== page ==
So now tomorrow I will make a big deal about how proud I am of her and we will try this again tomorrow night, but without the option of me sleeping with her.  She has school the next morning so the stakes are higher but I am determined to stop this now.  Because I seriously cannot allow her to control my emotions or my evenings like this forever. 

(In the interest of whatever laws apply, I stole that cat pic from the Cheezburger site.  It isn't actually mine.)


  1. Wow. I think you did a great job. It is so hard to stay on top of bad behavior because it changes all the time. But you handled that well. I am glad you are sharing your story with the internet. I love being a mom but I suffer from severe depression and PPD and It is so hard to remember to not yell and to reason with them. And to not project my issues. I understand every thing in this post. That was a total victory

  2. Isn't it amazing how much emotional and mental energy these things take with our kids?! I'm so glad things are looking up for you in the bedtime department finally. It just was not working for either of you before, so I'm happy to hear that you're over a bump in the road! My boy had colic and evilness as a baby too. I think anyone that visits a mommy blog with firing flames in the background should instantly know that that mother's baby had colic. JUST IN CASE you need a couple of other ideas up your sleeve, here are a couple of other things that have helped in our situation. This is going to sound crazy corny but here goes. I put a picture next to his bed on his bedside table of me and him together. I put a sweater of mine in his bed, and he holds that at night. Sometimes, he picks something of mine that he wants to keep for the night with him. A hair clip usually. He takes it off my head just before bedtime and then he returns it to me in the morning. It's cute. But, we still have been enjoying the stress free bedtimes now after a few nights of sheer hell. Good luck to you!!! :) Pampers and Pinot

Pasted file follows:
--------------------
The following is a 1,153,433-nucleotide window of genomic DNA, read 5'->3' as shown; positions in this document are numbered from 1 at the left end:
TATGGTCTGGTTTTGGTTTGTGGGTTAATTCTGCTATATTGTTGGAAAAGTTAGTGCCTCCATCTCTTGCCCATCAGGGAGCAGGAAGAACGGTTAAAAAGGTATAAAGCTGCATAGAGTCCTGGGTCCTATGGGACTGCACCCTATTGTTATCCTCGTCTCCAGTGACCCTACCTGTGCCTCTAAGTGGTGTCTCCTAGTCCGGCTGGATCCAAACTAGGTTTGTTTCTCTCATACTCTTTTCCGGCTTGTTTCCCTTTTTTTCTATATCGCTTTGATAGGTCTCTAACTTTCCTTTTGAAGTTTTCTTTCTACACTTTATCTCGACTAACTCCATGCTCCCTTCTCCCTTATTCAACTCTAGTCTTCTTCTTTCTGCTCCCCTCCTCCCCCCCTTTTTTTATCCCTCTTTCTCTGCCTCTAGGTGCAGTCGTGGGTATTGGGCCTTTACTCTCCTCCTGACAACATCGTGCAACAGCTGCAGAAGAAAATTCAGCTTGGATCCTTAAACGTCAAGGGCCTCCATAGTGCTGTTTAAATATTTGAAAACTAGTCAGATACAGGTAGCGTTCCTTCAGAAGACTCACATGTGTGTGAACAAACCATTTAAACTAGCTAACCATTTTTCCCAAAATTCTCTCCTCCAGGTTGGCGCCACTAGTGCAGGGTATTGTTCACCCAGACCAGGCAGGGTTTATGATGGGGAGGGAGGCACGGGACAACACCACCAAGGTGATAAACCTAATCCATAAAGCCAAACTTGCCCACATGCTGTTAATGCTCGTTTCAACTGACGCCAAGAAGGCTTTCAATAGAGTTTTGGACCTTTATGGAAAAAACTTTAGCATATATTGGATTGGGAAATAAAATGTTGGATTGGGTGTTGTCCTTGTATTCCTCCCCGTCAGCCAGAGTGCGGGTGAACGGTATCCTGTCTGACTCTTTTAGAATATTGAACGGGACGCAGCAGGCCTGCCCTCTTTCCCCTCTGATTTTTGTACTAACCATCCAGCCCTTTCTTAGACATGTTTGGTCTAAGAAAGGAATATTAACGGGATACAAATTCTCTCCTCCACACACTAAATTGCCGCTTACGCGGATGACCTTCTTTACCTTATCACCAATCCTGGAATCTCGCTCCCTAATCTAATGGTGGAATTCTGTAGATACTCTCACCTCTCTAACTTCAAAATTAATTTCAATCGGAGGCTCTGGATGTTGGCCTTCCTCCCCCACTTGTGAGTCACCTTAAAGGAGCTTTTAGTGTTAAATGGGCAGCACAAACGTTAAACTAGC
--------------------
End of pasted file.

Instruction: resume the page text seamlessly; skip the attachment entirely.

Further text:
3. I agree with Kristy. Does she have some sort of security object? I think my second child was much easier in the bedtime department because I got her attached to a blanky really early on. Maybe a night light would help too?

  4. Great job Selena! I have been in your shoes and I know how difficult it was for the both of you. Keep up the great work, and you will both be better for it. *hugs*

  5. I don't have a 3 yr old yet (as you know) so I can't give you any personal advice. But I DO watch a lot of Supernanny (and Nanny 911 before that, which I thought was WAY better, but I digress). I think you're definitely doing the right thing, but I CAN tell you what Supernanny would say about the time-out.

    However, you didn't ASK for my advice so I'm going to keep it to myself unless you want it. And I won't be offended if you don't.

  6. You did a great job! Bedtime issues are so tough. Good for you for trying something new and sticking with it. I hope each night has gotten easier.

  7. goodness! I googled "is it ok to yell at your toddler if it makes him go to sleep" and came across you! I don't know which to do more, laugh or cry as I read what you wrote! :) :'( omg thank you thank you, there are soooo many days i think i am losing my mind and want to develop a bad case of tourette's just to feel better. I love your blog entry and your language and thank you for helping me! these feelings were driving me mad too and now i feel like maybe i am half-normal at least.
    mine is 18 months old. he bounced so much in his crib tonight not wanting to fall asleep that he split open his eyelid and got a black eye - no idea how, just heard the scream right after. in any case, exasperated, i finally yelled at him SIT DOWN and GO TO SLEEP.. and he sat down and went to sleep, believe it or not :( they do figure out how to play you... motherhood sucks but it's the best thing in the world.
    Thank you from Canada!!!!!!